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Abstract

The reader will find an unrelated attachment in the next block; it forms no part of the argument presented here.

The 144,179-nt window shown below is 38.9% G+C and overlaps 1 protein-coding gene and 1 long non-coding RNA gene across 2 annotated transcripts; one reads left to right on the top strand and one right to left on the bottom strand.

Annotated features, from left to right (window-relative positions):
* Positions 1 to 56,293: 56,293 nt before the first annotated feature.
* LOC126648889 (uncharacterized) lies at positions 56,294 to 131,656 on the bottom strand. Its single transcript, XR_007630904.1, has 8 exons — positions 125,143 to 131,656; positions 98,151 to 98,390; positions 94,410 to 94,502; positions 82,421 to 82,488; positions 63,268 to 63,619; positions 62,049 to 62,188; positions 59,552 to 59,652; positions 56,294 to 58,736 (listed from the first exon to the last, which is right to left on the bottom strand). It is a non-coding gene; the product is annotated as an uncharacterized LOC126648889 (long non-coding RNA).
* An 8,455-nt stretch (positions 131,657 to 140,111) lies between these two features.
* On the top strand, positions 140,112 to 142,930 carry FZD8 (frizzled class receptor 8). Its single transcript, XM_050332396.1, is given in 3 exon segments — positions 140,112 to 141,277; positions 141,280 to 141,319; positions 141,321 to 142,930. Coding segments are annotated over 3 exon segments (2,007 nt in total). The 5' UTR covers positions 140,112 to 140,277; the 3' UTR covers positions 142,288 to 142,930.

Mist eliminators have widespread application in many processes, and a large number of different types of mist eliminators are available on the market. Wire-mesh mist eliminators, vane-type eliminators, and cyclones are used extensively in many industrial plants. Unfortunately, these separators present some significant drawbacks when they are used in high-pressure applications or in any application in which a reduction in the diameter of the vessel containing the separator is necessary and high separation efficiency is required. Therefore, over the last several years some important suppliers have developed new axial flow separators (such as Axiflow, Swirl Tube, or Vico-Spin). Despite the broad range of entrainment removal applications, open literature on this topic is scarce. So far, design of these axial-flow separators can only be performed by suppliers using proprietary design criteria or using semiempirical equations with an uncertain range of applicability. This work presents new experimental data obtained at atmospheric conditions on three different axial separators and a new design model.